Remembering our friend Dolores

Dolores

Dolores Sandoval (1937-2015)

Last summer, members of Community-University Talks had the honour of working with Dr. Dolores Sandoval and participating in her play, Coloured Pictures in Family Frames.  The play was part of the month-long program, The World of Colours of Dolores Sandoval held at Espace Mushagalusa Gallery. Working with Dr. Sandoval was incredibly inspiring–she was an engaged artist and intellectual and such a generous teacher! She welcomed us into her home to share food, reasoning, and laughter; her sharp political insights were equally matched by her creativity, warmth and wonderful sense of humour.

Coloured Pictures in Family Frames is an engaging story written by Dr. Sandoval about her diverse ancestry and family histories in the U.S. and Canada. It highlights the complexity and fluidity of identity construction and the politics of naming and self determination. Being part of the cast was a fulfilling experience of community work involving inter-generational, arts-based collaboration, oral history, storytelling, music and much laughter. The play was performed in English on June 13th and in French on June 14th, 2015, both followed by engaging community discussions about Dr. Sandoval’s project and the issues raised in the play.

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The World of Colours also included an exhibition of Dr. Sandoval’s visual art (photographs, paintings and drawings), works that were informed by her multiple visits to more than 30 countries in Africa, Europe, the Middle East, Latin America and the Caribbean. Prior to this past summer, her play and artwork had also been presented elsewhere in Canada, as well as in the United States, Honduras, Belgium and France. Espace Mushagalusa Gallery in Montreal was a beautiful and ideal space to host the final showing during her lifetime, and Dolores’ friend and gallery owner Guy Mushagalusa Chigoho had the supportive, hands on approach of a dedicated cultural worker throughout the project.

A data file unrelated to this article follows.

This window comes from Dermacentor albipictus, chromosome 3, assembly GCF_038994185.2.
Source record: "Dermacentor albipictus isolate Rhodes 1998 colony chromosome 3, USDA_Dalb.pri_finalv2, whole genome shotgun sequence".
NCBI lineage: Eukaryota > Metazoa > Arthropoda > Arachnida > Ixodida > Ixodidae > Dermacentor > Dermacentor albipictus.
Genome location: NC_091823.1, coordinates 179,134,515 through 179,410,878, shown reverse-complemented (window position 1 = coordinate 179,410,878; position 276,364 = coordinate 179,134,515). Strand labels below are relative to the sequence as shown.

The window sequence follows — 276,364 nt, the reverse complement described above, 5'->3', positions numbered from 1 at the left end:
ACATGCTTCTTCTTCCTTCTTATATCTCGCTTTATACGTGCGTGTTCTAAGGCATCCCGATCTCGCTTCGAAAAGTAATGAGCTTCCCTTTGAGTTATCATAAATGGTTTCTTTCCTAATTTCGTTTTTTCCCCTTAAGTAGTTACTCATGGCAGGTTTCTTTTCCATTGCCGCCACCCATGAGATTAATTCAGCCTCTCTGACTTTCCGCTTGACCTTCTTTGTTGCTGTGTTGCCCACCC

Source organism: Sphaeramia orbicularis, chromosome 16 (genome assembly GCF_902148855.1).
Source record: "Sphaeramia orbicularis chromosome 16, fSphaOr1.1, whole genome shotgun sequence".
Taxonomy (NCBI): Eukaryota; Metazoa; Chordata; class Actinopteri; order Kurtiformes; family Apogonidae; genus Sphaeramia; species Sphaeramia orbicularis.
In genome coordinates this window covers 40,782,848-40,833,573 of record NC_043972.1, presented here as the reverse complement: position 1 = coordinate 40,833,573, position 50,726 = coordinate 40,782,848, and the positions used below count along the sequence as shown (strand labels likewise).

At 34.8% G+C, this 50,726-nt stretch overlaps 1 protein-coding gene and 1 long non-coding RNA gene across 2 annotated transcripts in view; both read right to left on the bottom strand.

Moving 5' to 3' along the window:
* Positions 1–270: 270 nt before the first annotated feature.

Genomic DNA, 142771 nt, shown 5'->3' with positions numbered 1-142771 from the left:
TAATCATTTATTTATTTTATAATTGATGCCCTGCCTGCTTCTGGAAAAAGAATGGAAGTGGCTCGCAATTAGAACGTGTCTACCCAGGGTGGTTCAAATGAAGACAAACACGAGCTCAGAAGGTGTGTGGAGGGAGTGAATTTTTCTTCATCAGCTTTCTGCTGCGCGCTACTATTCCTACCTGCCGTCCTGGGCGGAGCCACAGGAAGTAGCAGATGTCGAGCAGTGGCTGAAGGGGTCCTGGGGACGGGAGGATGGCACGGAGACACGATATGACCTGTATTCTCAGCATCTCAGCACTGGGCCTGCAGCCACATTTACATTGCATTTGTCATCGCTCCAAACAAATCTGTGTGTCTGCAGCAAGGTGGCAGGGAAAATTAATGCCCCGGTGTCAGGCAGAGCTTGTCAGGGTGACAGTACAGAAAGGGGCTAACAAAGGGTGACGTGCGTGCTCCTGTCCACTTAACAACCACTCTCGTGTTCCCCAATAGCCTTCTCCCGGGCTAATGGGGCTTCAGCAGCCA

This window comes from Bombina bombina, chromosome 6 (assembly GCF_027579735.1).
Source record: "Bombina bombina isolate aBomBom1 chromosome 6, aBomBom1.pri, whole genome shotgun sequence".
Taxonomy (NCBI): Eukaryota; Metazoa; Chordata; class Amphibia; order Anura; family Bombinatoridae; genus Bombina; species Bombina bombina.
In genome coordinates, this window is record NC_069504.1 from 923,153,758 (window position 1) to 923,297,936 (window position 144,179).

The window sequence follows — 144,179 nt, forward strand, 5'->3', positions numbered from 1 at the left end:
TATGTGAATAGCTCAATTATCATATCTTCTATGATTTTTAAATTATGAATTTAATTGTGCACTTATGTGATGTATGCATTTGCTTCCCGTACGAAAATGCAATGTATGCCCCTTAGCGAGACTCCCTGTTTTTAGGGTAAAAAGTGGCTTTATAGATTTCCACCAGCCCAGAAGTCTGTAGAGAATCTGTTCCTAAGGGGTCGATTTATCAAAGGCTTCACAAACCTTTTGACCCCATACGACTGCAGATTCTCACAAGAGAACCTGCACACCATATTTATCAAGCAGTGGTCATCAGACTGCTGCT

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We are deeply saddened by Dolores’ passing at the end of 2015 and send our condolences to her family members and loved ones. We are blessed to have known her and to have participated in her final outstanding project.

She has gone to dance with the ancestors and will remain with us always in our warmest memories. We love you Dolores.

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Dr. Sandoval was a Professor Emerita at the University of Vermont, where she served as Assistant to the President for Human Resources and taught in areas of Education, Race and Culture, the Arts as well as African, Middle Eastern and Latin American Studies. She was born and in her retirement returned to Montreal, where she developed and taught a course titled “Women of Colour in Canada” at McGill University in 2003, and founded the DaCosta-Angelique Institute, Quebec’s first Black think tank with a major project to establish an immigrant museum.

Dr. Sandoval studied art at the University of Michigan and the Chicago Art Institute, held a PhD in Education from Indiana University and completed her post-doctoral work at Harvard.

In 1990, Dr. Sandoval was elected as a Vermont democratic candidate for the US House of Representatives (she was also a 1988 candidate and delegate at the Democratic National Convention). She was a Partners of the Americas Delegate to the Global Ban on Landmines: Treaty Signing and Mine Action  Forum, Ottawa, 1997.  She was a Trustee and Fellow of the Rhode Island School of Design, and served on the board of numerous organizations, conferences, panels and TV programs. She authored and illustrated the children’s book, Be Patient Abdul, (1996) set in Sierra Leone, and served as a Liaison Officer at the International Conference on War-Affected Children in Winnipeg 2000.

 

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